When I hear the saying ‘Dutch Courage’, it always brings me right back to my mid-to-late teens. To a time when I started to frequent over-18’s discos (I looked a bit older than I was and didn’t have fake ID..honest!). I can’t say it brings back all happy memories or nice feelings. Some, but more a reminder of that awkward time when peer pressure was very real, and, most likely, you had to take a drink to fit in. Even though you didn’t like the taste perhaps.
‘Get that into you, it will give you some Dutch Courage’, might be commonly heard on nights out.
I’m not sure if it’s a saying or phrase that’s universally known. Maybe only in Ireland and the UK (and maybe the Netherlands). Back when I heard it first, and for years since, I never actually wondered where it came from. It’s one of those saying that you just take on board without wanting to know the meaning behind it. But it’s one you intuitively understand even without an explanation.
Having developed a fascination for etymology for words & terms over the last couple of years (I generally like to know the background on something I write about as it makes me feel like less of a bluffer), I did a little bit of research on it. The explanation behind it is worth a look. In brief, it involves alcohol (Gin to be precise) and English & Dutch Soldiers at War!
Anyway, when I look back now to those early drinking nights out, how I acted pre-drinking v post-drinking was very much different. The freedom, reduced anxiety and relaxed inhibitions that accompanied copious amounts of beer and shots really helped with ability to chat, dance, and generally behave very different to what my normal state was. I know this maybe is the case for nearly everyone after a few drinks. But for a more naturally predisposed introvert, even more so.
I’ve always felt that I was more at ease in 1-1 situations and more comfortable in smaller groups. I wasn’t sure why but it just felt that way. Over the last few years, thanks to work I’ve done through coaching on self-reflection, developing my own self-awareness, and, more recently, from learnings taken out of Susan Cain’s book Quiet, I’ve come to the conclusion that I fall, at least more predominantly, into the Introvert category.
For many years, that stretched well into my twenties, I felt the need to fit in, which meant being out, about, and having ‘the craic’. And where there is craic (just in case anyone isn’t familiar with this word, it’s not a form of heroin, but an Irish word used for having fun that, for the most part, has some alcohol consumption closely connected), there was booze. The outgoing me would emerge, could fit in, feel popular and generally be comfortable in the surroundings. But, in the main, it never felt fully right. Deep down, I always knew this, but wasn’t mature enough, or ready to push back. I didn’t have the tools or strength to go against the grain (is there a pun there?). Now, just to note, it wasn’t all bad. Over the years, there were many great times. But, as the twenties became the thirties, the feeling of fun and newness waned. I wouldn’t have changed it though. Everything that happened was all part of the learning.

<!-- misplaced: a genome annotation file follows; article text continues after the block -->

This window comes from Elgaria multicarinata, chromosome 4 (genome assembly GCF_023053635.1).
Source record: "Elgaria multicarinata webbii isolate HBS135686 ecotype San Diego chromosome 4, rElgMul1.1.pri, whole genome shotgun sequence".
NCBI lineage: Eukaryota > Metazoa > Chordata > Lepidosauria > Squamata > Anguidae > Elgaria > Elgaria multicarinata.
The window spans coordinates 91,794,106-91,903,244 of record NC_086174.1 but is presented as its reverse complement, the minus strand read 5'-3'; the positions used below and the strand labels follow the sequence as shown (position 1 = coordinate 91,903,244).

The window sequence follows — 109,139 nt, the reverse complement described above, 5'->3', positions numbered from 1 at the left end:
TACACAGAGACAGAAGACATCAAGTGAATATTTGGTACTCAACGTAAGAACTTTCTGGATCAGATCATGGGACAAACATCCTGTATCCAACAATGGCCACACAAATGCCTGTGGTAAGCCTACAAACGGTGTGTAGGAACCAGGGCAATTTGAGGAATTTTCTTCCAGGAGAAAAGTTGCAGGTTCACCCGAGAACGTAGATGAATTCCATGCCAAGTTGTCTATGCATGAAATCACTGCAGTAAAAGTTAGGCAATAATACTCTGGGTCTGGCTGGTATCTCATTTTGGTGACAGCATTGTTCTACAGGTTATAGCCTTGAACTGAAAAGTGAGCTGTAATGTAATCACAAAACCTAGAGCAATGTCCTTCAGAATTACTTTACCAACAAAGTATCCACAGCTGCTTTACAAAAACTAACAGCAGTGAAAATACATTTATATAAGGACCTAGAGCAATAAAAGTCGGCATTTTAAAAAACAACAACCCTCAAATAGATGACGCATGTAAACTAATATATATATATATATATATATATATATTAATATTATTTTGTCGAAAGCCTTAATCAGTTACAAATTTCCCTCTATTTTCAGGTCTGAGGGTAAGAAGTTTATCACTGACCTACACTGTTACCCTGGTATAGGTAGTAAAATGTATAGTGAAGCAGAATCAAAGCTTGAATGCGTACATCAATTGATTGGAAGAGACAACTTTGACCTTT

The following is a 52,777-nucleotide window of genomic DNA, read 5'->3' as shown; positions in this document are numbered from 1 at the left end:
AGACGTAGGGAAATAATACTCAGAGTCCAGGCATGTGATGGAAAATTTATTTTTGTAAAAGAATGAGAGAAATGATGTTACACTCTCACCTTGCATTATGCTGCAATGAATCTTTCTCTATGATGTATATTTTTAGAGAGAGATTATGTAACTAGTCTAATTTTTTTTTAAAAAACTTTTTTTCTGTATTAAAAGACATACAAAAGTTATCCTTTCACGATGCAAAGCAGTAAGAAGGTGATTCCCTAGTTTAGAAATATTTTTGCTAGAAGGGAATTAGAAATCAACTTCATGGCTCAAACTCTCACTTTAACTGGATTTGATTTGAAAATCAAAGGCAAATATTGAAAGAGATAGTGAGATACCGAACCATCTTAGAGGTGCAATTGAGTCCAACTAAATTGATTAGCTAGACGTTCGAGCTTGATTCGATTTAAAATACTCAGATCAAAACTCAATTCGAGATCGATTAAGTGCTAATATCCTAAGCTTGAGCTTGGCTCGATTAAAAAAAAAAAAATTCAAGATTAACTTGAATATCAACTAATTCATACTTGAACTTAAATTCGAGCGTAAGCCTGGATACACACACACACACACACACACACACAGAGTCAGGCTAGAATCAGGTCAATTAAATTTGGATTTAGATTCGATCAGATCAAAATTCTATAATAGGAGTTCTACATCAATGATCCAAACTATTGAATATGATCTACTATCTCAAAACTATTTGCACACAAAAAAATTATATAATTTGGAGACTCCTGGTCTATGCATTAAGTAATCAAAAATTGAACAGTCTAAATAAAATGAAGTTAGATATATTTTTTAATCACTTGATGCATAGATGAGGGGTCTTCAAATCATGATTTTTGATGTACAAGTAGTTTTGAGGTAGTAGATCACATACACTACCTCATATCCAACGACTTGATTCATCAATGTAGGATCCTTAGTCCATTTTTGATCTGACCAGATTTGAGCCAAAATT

Turning Curve, not a Turning Point.
I’m calling this a turning curve rather than a turning point as my own change and realisation wasn’t a single event, but more a gradual process. The reoccurring pain point that dotted out points on this curve was dealing with the aftermath of a night out. Not only did I find that the sense of anxiety normally accompanied with the withdrawals was getting too much, on top of that I would also have to deal with that fact I could have done or said something that 1) was not me in my normal state and 2) sometimes couldn’t even remember what that might have been. That Extrovert that lived inside me and came out full guns blazing when boozed up would retreat, leaving the more reserved and quieter introvert to deal with the clean-up. Which sometimes would be very difficult to cope with indeed. Especially if the introvert didn’t have a clear memory of what the extrovert did or said on the night before. That horrible feeling when someone says, “do you remember when you did this?” or “what did you say to them last night?”. If you know, you know. Not fun! You might be familiar with the phase ‘Never again’ or ‘I’m never drinking again’ or something along those lines? Well, I had been saying that for years but never sticking to it. It was time for a change. And that’s what it came down to. Timing.
Who Am I?
Definitely over the last 7/8 years, the tide turned. I’ve worked hard on my own sense of identity, values, purpose and that whole ‘who am I’ question. I’ve developed a comfort level around being an introvert. I’ve been able to find more of a balance. And, again to reference Susan Cain’s Quiet, I’ve gained a deeper understanding of the traits and characteristics that are more on the introverted side of the spectrum. The stories, research and findings in Susan’s book have struck more of a chord than just a note for me, helping make sense out of some of those feelings I couldn’t explain but always was aware of. Like why I would be more at ease in smaller groups or in 1-1 situations than in larger groups. It helped me understand why I preferred to talk about deeper subjects first and small talk last in conversations. Extroverts prefer it the other way around it seems. It’s in the Science.